Who Are We?
We are not just a single entity, we are a community. People coming together to fight the American Prairie Reserve to save our land for current and future generations. We are not only the generations of farms, ranches, business owners, and families that homesteaded in this area, but everyone that calls central Montana home. This grassroots movement has grown because it doesn’t just threaten the cowboy, it affects the country as a whole. APR not only threatens production agriculture, they threaten the American way of life.
Who is APR?
APR has been here for about 15 years, pretending to be good neighbors just wanting to blend in. Recently their gloves have begun to come off, and people are getting a clearer picture about what their success will mean. APR contends that a tourism economy will make up for the displaced population, but APR’s promises of new tourism opportunities ring hollow. This has sparked a grassroots movement in the communities that APR wants to take over and eliminate. Signs with the message “Save The Cowboy, Stop American Prairie Reserve” are now ubiquitous throughout the area.
The APR aims to control 3.5 million combined acres. They have purchased 121,023 acres of private land (as of 1/1/23). There are 334,817 acres of public land managed by the Bureau of Land Management (BLM) attached to those private acres that the APR then leases. They are buying up thousands of acres of private land and plan to stitch together those federal and state lands associated with their acquired properties. APR’s other goal is to gain control of the Charles M Russell National Wildlife Reserve which is already the second-largest wildlife reserve in the lower 48 states. It consists of 1.1 million acres and 375,000 public acres of the Upper Missouri River Breaks National Monument.
APR is a well-funded, well run non-profit NGO which derives nearly all of its support from outside of Montana. Fewer than 10 donors have provided over 80% of the funding for APR’s land purchases. APR seems intent on forcing their idea about land use on everyone who does not agree with them. They claim that their ideas are far superior to those who have managed these lands for the last century. The aim of Save The Cowboy is to raise awareness of the plans of the APR.
So what’s the problem?
Currently home to less than 1,000 head of bison the APR’s goal is to increase the existing herd to 10,000 head of free-roaming bison. This means that neighboring landowners will like have wild bison on their land as well. This creates a risk for transferring diseases such as brucellosis and damage to crops causing economic loss. APR has stated that they do not intend to manage their bison as livestock owners. When ranchers reach their objective number of animals in their herd they cull the older less productive livestock. They also castrate the males and sell the annual production, maintaining an optimal number of cattle to protect the rangeland resource. APR does not plan on culling the older/weaker bison or castrating the males they will depend on large predators like wolves and grizzly bears to manage the population for them. An example of this management is Yellowstone National Park. This increases the burden on neighboring ranchers to protect their livestock which is their livelihood.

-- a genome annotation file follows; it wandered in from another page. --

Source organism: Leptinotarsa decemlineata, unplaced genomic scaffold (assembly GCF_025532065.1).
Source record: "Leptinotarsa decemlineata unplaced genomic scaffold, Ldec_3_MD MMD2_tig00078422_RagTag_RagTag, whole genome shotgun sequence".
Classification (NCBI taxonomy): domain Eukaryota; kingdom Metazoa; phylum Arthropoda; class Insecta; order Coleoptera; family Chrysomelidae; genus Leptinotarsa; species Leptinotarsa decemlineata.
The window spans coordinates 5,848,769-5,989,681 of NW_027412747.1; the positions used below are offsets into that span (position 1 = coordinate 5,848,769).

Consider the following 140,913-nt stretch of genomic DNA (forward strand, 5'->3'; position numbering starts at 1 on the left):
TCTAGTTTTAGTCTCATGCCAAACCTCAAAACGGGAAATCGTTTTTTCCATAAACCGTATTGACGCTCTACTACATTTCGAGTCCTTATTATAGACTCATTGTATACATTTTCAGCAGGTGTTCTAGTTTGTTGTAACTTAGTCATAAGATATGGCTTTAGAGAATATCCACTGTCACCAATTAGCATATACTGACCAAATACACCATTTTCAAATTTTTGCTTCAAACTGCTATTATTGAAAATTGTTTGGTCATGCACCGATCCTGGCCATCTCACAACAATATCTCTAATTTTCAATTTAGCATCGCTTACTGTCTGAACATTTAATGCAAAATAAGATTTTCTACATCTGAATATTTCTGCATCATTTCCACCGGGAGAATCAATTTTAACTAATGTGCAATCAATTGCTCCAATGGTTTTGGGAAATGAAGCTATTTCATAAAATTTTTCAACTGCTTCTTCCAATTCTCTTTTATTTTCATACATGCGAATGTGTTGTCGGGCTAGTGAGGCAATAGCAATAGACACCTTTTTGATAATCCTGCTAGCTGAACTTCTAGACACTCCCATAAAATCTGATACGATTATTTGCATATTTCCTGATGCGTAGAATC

APR also wants preferential treatment for the public grazing permits they control. They have requested to graze public land year-round, which no cattle or sheep operations has the freedom to do. Ranchers have cooperated for years with BLM and CMR to establish best practices for grazing, building fences to provide opportunities for rotating pastures and reducing overgrazing. They also built reservoirs and put in waterlines and water tanks which benefit both wildlife and livestock. The APR’s plan removes some of those fences and water improvements and ignores the established best practices for grazing reducing rangeland productivity.
We are Montana
“Although the winters are cold and the Breaks are wild, it is not difficult to understand the draw of North Central Montana.
The Breaks leading to the Missouri River corridors comes upon you like a vision dredged up from an earlier time. Clay cliffs dive down into a deceptively peaceful river; the hills take on hues ranging from green to purple and gold, a panorama of rangeland fit for those willing to stop and appreciate its worth”
-Sarah Knox (rancher – Winifred, MT) 2016
We are ‘Save the Cowboy’
‘Save the Cowboy’ is a grassroots movement started in 2016 by local, hard-working, determined ranchers who were feeling freight trained by the American Prairie Reserve (APR). As the APR swooped into North Central Montana, declaring that they would buy up every ranch within a 3.5 million acre area, we began to realize that their vision would silence a large part of Montana ranching heritage forever. We could not stand idle.
‘Save The Cowboy’ is the whole community of people who call North Central Montana home… People who love it deeply here, whose faces are weathered and hands gnarled by the elements.
We are tough because it’s tough country. We love the land, our horses, our dogs, our cattle, our communities. We take care of the land because the land takes care of us!
We are generations of farmers, ranchers, business owners, and families that homesteaded this area. We have come together to stand up for not only our livelihoods but for future generations in our communities.
We aren’t fancy talkers. We aren’t lawyers. We are volunteers for our communities. We are real people fighting for our future. We are true Montanans.